Mississauga teacher wins Prime Minister award for creative use of robots in the classroom


Published October 19, 2022 at 1:28 pm

teacher daphne mcmenemy
Mississauga teacher Daphne McMenemy won the Prime Minister's award for Technology at the service of creativity this year.

Starting with children as young as kindergarteners, a Mississauga teacher uses robots and coding to engage students.

St. Christopher Separate School teacher Daphne McMenemy won the Prime Minister’s Award for “Teaching Excellence in STEM, Technology at the service of creativity” this year.

McMenemy, who attended Notre Dame Catholic Secondary School in Brampton, is now in her 18th year of teaching, and second year at St. Christopher in Mississauga.

Using robots in the classroom, McMenemy allows students to discover learning through computer science, she develops numeracy, literacy, and computational thinking skills through creative exploration and inquiry.

“Robots and coding are as much a part of my program as pencils and paper,” McMenemy tells insauga.com.

She currently teaches Grade 1 but has taught Kindergarten and starts teaching the basics of coding to these young students. It starts with robots and exploring how they can make them move.

“And through that conversation, we start to build the vocabulary that they need…they start to learn what an algorithm is, and they start to learn directional language and positional language,” she says. “And that allows them to understand how the robots work.”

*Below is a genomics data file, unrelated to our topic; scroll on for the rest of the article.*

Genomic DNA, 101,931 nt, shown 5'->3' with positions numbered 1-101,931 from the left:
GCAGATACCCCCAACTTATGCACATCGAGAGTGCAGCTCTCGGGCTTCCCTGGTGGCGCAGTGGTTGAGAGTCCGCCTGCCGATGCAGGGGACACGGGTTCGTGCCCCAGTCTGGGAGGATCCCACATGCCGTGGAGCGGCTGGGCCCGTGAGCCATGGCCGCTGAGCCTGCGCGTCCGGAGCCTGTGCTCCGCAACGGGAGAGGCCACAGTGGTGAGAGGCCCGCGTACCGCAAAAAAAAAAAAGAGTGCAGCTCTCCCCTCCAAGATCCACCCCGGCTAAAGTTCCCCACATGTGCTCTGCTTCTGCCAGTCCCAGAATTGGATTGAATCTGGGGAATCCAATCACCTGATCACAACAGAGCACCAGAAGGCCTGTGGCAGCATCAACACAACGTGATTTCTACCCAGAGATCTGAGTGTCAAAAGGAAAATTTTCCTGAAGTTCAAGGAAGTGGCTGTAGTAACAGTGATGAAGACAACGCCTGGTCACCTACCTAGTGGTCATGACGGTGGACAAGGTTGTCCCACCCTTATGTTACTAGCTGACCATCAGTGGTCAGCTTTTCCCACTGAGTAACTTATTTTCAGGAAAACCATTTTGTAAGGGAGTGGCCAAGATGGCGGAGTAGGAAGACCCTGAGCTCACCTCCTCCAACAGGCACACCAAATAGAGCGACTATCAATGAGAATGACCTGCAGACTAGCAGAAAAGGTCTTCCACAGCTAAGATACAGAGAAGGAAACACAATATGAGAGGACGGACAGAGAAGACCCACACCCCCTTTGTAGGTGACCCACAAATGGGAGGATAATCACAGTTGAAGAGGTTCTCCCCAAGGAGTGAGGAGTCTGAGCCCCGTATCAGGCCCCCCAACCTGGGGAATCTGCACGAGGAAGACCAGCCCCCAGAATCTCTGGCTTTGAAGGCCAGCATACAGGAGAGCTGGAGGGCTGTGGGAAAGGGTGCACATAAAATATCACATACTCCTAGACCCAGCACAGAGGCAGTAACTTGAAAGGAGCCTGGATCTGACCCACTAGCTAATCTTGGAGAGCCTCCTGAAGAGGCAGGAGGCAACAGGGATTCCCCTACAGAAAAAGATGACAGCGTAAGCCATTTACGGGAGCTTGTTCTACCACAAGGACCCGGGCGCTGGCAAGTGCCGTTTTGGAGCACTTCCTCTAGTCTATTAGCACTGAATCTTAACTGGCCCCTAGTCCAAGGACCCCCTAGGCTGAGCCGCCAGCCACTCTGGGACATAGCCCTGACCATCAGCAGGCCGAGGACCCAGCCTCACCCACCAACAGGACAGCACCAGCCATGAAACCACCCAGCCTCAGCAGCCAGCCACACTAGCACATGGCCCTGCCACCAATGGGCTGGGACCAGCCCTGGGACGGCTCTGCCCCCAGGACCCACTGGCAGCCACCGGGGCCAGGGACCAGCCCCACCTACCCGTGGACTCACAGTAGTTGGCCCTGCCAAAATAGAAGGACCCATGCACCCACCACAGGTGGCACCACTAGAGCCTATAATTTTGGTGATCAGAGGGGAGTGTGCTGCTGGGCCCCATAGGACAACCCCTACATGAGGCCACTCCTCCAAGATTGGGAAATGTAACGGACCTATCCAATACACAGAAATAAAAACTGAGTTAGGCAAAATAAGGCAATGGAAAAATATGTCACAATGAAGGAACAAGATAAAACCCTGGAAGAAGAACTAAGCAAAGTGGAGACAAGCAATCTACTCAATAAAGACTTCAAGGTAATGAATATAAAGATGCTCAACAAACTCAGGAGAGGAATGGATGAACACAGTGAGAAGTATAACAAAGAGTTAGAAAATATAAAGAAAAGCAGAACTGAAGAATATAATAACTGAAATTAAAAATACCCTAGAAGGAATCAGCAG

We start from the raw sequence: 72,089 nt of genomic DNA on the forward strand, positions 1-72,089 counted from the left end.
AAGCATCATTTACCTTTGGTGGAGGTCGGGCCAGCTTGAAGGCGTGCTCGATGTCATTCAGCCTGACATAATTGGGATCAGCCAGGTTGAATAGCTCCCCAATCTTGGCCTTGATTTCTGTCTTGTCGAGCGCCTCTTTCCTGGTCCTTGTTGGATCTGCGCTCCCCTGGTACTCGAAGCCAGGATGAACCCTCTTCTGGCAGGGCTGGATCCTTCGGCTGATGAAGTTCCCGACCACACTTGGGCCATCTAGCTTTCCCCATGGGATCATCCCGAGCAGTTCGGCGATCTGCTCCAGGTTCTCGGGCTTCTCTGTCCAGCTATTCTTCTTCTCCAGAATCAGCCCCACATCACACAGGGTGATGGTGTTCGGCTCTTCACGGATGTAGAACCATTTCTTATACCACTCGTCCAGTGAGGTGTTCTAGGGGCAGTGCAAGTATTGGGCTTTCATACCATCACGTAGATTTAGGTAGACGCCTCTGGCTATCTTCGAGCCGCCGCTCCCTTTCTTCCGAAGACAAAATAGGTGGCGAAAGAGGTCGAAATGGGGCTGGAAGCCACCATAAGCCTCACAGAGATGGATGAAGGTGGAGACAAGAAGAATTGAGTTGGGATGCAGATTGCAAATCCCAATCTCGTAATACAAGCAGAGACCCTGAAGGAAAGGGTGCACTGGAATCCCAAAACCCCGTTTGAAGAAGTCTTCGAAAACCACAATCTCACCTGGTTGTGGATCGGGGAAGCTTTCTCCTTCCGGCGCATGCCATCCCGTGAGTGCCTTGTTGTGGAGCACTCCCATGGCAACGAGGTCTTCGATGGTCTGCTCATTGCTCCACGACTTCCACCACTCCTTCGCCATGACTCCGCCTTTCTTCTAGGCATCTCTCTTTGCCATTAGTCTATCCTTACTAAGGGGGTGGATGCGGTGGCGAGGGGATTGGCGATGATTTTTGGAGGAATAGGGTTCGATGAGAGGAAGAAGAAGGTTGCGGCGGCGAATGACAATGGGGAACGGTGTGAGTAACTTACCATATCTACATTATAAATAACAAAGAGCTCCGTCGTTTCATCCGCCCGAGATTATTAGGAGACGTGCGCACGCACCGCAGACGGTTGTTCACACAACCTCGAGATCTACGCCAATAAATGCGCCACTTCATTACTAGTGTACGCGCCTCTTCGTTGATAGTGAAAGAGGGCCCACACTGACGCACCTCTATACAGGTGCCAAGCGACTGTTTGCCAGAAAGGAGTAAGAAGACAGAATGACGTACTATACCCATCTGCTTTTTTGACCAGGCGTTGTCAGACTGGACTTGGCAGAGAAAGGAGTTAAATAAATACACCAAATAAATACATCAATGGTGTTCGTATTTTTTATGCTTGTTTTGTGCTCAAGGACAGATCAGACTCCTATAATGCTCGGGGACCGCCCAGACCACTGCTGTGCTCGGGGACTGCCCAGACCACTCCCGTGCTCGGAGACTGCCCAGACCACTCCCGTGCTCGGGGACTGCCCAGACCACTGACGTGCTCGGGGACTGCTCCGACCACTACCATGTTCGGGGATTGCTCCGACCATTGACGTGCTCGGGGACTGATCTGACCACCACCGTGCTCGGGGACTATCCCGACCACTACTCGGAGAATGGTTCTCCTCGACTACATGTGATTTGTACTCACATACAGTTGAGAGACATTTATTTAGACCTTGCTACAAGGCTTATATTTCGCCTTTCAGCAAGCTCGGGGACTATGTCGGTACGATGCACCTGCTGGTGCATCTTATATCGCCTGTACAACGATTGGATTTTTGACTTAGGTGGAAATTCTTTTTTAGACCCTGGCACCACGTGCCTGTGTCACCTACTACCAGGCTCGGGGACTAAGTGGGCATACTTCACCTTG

In the last few years, computational skills were added to the Ontario curriculum but McMenemy started teaching the skills around six or seven years ago.

“I was working with a group of students one year who were somewhat disengaged in learning, and I was trying to find a way to hook them,” she says.

For that group of kids, technology was the hook but she didn’t want them staring at iPads all day. She introduced robots and it worked. It continues to be a way to stimulate exploratory learning.

“They can manipulate things right on the spot…they can create this algorithm, and then they can watch it come to life right in front of them with a robot,” she says.

She now has more than 10 robots in various shapes and difficulty levels.

McMenemy’s work in the classroom caught the attention of one of her peers who nominated her for the award. Her principal also appreciates McMenemy’s work.

“Daphne is an innovator and a creator; she is passionate about what she believes and knows about teaching and learning and works daily to embody that in her interactions with others,” said  St. Christopher Separate School Principal Andrea Milanetti.

“She provides support, direction, guidance, and learning opportunities wherever she can, which is the ultimate goal for all educators – to inspire others to be life-long learners, to discover new experiences and to build on individual strengths.”

Beyond the classroom, McMenemy supports her colleagues through professional development sessions during the school day, with after school workshops, and through weekend EdCamps.

This past year, she was the keynote speaker at Manitoba’s largest educational technology conference B.Y.T.E. (Build Your Teaching Experience).

Her latest venture provides her with an extensive creative outlet as managing director of Code Breaker Inc. where she illustrates and edits books written by educational thought leaders from across the country and the globe.

McMenemy says she is honoured to win the award.

“I’m so grateful to have had to be nominated and have that opportunity to showcase what I’ve been doing for a few years and have that recognition attached to it,” she says. “It’s pretty amazing.”

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